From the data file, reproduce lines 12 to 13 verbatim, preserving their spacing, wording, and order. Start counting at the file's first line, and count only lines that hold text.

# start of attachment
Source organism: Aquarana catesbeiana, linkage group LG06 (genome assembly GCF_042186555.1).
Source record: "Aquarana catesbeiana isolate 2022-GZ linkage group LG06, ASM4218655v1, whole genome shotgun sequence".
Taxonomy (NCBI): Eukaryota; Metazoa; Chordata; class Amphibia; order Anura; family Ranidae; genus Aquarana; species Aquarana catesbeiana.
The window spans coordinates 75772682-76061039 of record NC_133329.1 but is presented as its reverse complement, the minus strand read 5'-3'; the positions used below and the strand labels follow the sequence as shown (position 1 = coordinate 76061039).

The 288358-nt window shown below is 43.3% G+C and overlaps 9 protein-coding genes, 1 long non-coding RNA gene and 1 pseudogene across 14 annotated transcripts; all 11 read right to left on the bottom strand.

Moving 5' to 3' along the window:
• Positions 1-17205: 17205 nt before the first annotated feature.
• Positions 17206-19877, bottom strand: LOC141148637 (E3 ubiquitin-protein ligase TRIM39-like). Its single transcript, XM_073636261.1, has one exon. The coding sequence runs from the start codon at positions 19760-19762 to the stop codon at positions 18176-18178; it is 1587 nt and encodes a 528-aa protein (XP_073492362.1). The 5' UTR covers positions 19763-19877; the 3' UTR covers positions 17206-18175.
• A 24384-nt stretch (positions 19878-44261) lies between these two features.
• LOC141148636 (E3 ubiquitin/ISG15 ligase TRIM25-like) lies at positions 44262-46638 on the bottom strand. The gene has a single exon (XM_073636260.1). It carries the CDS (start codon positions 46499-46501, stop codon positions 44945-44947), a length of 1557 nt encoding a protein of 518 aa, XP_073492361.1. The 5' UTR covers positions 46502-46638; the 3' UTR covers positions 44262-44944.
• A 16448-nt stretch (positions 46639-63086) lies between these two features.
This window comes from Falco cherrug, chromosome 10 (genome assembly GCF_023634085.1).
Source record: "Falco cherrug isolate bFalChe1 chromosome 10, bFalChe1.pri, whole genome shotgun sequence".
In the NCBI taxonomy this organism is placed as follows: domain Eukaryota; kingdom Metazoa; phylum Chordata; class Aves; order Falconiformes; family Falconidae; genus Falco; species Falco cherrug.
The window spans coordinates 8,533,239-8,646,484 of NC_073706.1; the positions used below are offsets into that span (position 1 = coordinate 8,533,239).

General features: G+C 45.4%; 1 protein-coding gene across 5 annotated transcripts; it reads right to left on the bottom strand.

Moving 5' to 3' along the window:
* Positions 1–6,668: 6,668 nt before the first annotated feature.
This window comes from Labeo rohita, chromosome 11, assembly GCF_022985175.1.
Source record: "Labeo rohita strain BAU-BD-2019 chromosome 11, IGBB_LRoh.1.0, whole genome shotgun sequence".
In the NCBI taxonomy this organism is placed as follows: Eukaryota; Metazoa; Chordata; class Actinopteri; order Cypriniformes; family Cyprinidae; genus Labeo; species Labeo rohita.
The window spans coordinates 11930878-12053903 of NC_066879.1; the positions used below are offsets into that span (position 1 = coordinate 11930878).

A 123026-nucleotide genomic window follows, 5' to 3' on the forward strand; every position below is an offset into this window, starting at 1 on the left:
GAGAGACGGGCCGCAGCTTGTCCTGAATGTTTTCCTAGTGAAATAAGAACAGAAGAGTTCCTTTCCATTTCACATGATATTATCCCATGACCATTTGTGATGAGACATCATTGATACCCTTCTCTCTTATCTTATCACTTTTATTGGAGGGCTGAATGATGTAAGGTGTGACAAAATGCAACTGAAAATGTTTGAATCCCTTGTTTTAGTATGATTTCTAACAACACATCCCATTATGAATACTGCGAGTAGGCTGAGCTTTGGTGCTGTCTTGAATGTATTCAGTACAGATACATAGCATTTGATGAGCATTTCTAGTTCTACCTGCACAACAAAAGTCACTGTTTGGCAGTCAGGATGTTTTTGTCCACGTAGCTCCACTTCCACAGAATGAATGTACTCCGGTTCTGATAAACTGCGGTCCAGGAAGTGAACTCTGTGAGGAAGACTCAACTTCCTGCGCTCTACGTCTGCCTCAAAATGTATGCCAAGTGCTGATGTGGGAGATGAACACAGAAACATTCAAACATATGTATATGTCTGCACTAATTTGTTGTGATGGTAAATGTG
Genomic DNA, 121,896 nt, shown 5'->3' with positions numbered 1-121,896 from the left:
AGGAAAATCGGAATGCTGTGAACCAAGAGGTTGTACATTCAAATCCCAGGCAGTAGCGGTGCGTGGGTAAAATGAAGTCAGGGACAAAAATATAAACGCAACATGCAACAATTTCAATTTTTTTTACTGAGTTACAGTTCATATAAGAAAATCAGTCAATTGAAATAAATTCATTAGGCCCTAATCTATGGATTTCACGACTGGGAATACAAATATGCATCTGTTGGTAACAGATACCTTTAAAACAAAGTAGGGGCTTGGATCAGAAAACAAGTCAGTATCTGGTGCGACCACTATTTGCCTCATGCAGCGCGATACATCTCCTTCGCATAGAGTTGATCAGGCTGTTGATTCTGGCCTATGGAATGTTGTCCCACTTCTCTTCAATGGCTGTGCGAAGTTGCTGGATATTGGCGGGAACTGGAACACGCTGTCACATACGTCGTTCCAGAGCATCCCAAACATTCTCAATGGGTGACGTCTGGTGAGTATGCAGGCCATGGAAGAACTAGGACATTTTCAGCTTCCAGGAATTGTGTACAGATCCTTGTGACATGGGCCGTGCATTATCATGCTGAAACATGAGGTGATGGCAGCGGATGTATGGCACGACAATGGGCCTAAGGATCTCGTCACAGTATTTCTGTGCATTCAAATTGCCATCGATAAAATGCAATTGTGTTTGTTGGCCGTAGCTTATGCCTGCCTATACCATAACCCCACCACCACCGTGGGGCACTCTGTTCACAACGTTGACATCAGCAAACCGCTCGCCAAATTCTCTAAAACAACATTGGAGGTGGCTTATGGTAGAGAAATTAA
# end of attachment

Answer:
This window comes from Falco cherrug, chromosome 10 (genome assembly GCF_023634085.1).
Source record: "Falco cherrug isolate bFalChe1 chromosome 10, bFalChe1.pri, whole genome shotgun sequence".